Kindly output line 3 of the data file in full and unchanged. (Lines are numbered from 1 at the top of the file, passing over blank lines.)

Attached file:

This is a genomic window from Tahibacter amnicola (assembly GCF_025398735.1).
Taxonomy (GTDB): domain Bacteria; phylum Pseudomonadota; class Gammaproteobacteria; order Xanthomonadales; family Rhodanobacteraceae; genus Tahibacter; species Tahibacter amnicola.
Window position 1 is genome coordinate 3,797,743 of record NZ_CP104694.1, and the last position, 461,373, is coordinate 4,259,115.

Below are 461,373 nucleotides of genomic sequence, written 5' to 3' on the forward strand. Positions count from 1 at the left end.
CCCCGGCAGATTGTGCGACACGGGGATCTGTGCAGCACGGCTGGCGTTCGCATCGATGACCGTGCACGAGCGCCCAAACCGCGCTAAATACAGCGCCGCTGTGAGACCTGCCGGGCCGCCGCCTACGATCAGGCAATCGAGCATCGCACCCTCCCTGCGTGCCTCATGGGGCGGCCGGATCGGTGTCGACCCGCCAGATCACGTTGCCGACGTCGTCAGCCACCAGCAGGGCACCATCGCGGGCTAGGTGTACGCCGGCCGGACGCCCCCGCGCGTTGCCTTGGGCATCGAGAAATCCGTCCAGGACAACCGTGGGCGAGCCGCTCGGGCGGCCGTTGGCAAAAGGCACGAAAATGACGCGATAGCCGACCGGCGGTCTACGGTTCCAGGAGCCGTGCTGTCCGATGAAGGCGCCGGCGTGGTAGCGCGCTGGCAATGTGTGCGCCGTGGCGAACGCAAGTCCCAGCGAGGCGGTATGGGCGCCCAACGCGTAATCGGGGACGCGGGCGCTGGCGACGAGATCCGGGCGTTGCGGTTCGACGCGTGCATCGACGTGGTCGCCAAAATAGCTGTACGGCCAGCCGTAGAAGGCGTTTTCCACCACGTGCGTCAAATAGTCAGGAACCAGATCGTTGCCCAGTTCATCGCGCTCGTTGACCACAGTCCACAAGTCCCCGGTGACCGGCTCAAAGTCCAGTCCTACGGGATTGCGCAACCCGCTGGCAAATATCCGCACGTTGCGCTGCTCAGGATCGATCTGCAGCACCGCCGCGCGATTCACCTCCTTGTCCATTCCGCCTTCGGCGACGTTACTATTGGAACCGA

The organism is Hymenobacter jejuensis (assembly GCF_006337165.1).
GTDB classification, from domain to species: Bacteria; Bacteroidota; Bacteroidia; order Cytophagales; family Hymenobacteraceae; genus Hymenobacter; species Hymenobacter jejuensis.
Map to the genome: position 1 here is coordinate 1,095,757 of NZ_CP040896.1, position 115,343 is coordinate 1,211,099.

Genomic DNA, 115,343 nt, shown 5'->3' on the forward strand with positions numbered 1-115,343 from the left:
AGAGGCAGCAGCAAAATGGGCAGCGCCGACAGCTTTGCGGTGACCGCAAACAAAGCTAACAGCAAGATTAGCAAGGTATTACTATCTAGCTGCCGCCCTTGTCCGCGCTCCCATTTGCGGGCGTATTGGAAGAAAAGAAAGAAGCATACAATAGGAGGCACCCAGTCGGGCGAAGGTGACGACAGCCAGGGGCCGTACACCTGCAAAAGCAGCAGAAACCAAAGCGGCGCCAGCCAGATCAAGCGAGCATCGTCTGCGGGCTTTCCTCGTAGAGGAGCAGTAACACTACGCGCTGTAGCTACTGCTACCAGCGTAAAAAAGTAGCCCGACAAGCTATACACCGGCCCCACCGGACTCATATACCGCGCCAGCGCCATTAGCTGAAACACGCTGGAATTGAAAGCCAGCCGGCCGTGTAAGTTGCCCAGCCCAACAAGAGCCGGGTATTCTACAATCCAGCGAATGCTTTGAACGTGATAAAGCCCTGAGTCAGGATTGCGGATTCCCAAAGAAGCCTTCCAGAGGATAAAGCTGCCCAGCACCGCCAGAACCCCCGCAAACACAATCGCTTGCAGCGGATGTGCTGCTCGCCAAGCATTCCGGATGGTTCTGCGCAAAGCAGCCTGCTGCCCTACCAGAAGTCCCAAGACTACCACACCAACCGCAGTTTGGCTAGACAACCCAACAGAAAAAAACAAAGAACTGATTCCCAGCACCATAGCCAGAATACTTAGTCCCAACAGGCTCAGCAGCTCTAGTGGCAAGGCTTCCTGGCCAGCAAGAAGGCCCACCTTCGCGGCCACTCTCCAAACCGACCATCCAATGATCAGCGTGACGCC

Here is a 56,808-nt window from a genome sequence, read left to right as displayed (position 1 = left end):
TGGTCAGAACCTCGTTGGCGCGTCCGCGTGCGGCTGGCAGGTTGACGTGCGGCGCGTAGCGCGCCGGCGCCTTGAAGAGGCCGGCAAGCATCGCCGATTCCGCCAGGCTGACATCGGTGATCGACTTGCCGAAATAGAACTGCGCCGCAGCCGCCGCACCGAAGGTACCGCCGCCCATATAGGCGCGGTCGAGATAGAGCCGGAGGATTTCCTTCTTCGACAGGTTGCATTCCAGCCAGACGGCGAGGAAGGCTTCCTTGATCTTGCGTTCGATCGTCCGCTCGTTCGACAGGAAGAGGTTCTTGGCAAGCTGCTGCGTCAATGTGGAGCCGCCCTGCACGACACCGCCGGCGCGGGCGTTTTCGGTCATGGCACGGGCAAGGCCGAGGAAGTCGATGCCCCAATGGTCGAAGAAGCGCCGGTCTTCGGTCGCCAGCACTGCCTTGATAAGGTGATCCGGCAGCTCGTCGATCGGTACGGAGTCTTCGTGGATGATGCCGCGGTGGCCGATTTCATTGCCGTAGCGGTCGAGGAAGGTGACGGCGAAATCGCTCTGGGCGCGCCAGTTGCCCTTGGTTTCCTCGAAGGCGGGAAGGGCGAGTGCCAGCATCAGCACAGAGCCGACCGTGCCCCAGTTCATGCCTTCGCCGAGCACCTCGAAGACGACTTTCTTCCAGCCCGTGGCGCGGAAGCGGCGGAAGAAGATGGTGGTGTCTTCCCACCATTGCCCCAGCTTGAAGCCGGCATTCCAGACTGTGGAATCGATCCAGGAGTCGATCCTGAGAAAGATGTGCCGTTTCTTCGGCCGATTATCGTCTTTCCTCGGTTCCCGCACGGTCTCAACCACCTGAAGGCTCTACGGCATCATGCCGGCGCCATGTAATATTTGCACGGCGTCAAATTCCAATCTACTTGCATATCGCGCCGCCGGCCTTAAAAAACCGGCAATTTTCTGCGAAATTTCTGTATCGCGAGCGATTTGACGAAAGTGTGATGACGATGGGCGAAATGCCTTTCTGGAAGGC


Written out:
Window position 1 is genome coordinate 3,797,743 of record NZ_CP104694.1, and the last position, 461,373, is coordinate 4,259,115.